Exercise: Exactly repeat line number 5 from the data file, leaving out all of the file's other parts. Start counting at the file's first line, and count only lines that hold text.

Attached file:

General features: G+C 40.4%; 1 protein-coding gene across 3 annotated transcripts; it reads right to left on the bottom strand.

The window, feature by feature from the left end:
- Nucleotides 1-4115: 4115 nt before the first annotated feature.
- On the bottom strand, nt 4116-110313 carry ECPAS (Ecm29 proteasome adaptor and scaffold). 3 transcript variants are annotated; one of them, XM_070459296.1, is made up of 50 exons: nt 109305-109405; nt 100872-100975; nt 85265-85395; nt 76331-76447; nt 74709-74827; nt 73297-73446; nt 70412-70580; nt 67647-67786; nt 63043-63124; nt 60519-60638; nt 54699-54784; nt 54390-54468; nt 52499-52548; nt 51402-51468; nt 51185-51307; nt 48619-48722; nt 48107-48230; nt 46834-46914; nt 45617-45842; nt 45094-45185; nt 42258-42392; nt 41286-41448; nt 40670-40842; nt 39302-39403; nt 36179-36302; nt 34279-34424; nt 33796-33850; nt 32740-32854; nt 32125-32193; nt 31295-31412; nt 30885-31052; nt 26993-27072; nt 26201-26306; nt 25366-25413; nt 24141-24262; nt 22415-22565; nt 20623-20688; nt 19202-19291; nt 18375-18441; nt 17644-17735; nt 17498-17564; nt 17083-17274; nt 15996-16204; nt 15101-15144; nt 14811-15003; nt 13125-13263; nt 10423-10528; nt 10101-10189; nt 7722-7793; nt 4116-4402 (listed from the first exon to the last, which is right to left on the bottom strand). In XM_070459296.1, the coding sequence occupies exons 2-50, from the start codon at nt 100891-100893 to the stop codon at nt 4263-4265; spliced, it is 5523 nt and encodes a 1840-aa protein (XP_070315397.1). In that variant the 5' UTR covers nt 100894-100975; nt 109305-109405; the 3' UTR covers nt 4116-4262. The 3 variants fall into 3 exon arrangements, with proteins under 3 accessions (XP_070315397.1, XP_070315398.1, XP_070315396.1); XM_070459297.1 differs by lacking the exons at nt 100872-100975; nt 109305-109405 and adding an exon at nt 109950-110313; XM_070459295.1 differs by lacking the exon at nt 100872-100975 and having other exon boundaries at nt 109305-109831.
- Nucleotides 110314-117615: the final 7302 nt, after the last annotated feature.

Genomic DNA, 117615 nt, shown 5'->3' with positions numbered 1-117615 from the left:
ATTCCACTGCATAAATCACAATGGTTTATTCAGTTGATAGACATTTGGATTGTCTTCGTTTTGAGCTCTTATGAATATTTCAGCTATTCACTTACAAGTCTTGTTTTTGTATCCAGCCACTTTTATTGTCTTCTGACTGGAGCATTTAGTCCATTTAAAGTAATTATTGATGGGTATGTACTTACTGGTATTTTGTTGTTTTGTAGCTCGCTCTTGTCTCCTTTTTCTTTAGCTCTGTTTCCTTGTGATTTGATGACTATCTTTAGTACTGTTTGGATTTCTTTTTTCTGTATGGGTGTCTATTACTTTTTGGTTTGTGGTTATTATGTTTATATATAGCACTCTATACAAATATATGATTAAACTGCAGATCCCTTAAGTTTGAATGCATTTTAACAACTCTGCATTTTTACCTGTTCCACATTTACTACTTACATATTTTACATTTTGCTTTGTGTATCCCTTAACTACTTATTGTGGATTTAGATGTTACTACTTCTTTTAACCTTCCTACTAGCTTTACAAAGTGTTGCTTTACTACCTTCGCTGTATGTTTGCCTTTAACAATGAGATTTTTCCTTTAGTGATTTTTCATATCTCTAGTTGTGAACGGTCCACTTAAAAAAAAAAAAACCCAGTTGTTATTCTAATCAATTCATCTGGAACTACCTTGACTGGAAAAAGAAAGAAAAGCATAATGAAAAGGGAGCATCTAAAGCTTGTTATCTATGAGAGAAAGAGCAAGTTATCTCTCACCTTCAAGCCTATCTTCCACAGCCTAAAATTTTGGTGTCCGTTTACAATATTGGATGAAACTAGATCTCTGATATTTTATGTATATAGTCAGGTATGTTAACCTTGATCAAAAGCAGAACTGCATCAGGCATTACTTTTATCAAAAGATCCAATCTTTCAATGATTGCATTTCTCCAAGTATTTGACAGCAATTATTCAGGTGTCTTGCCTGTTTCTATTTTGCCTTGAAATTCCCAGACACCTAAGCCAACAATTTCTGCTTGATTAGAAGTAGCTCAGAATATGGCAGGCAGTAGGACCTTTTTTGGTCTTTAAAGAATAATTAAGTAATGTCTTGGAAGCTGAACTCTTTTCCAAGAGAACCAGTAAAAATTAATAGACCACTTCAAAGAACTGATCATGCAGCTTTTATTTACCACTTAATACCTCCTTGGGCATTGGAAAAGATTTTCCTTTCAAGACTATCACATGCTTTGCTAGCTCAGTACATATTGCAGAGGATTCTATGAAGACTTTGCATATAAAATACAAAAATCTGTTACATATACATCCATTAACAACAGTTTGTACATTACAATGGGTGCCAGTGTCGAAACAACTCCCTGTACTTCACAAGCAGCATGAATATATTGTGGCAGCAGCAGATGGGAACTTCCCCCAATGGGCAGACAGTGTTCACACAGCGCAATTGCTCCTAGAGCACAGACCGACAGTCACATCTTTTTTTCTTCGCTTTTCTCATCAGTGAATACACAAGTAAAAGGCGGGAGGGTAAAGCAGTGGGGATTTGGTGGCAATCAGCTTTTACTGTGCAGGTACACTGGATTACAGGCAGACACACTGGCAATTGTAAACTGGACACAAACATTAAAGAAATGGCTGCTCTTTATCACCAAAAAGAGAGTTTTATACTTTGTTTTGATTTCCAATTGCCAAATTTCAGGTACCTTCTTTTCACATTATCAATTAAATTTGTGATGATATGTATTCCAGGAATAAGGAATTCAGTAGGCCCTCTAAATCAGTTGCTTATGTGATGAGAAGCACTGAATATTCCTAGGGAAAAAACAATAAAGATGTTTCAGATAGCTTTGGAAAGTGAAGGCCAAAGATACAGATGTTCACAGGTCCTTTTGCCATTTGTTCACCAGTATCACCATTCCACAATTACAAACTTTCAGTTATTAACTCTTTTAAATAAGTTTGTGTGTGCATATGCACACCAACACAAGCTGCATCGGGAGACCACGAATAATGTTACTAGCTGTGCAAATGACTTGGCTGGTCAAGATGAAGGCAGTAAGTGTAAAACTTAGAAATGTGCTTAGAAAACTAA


- Nucleotides 110314-117615: the final 7302 nt, after the last annotated feature.